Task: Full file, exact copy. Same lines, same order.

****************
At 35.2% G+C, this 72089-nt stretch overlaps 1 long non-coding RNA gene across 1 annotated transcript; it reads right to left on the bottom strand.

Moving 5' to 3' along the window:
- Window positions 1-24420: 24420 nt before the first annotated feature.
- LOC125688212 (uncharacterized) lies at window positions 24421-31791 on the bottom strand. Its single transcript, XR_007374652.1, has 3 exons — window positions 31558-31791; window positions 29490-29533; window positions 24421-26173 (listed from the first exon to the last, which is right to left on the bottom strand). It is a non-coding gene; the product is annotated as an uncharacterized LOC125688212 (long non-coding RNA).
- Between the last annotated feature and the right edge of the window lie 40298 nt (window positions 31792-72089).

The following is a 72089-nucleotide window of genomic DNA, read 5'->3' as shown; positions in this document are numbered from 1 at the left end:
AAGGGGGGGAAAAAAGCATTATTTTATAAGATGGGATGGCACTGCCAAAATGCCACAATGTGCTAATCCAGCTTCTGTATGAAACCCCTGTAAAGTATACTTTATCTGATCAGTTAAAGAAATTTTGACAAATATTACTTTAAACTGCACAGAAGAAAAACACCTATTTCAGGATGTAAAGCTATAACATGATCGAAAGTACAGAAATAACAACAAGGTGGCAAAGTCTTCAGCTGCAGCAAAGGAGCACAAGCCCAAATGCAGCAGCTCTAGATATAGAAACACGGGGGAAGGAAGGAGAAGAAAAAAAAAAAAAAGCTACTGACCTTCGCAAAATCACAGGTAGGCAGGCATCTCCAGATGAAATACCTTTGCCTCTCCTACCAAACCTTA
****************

At 35.2% G+C, this 72089-nt stretch overlaps 1 long non-coding RNA gene across 1 annotated transcript; it reads right to left on the bottom strand.

Moving 5' to 3' along the window:
- Window positions 1-24420: 24420 nt before the first annotated feature.
- LOC125688212 (uncharacterized) lies at window positions 24421-31791 on the bottom strand. Its single transcript, XR_007374652.1, has 3 exons — window positions 31558-31791; window positions 29490-29533; window positions 24421-26173 (listed from the first exon to the last, which is right to left on the bottom strand). It is a non-coding gene; the product is annotated as an uncharacterized LOC125688212 (long non-coding RNA).
- Between the last annotated feature and the right edge of the window lie 40298 nt (window positions 31792-72089).

The following is a 72089-nucleotide window of genomic DNA, read 5'->3' as shown; positions in this document are numbered from 1 at the left end:
AAGGGGGGGAAAAAAGCATTATTTTATAAGATGGGATGGCACTGCCAAAATGCCACAATGTGCTAATCCAGCTTCTGTATGAAACCCCTGTAAAGTATACTTTATCTGATCAGTTAAAGAAATTTTGACAAATATTACTTTAAACTGCACAGAAGAAAAACACCTATTTCAGGATGTAAAGCTATAACATGATCGAAAGTACAGAAATAACAACAAGGTGGCAAAGTCTTCAGCTGCAGCAAAGGAGCACAAGCCCAAATGCAGCAGCTCTAGATATAGAAACACGGGGGAAGGAAGGAGAAGAAAAAAAAAAAAAAGCTACTGACCTTCGCAAAATCACAGGTAGGCAGGCATCTCCAGATGAAATACCTTTGCCTCTCCTACCAAACCTTA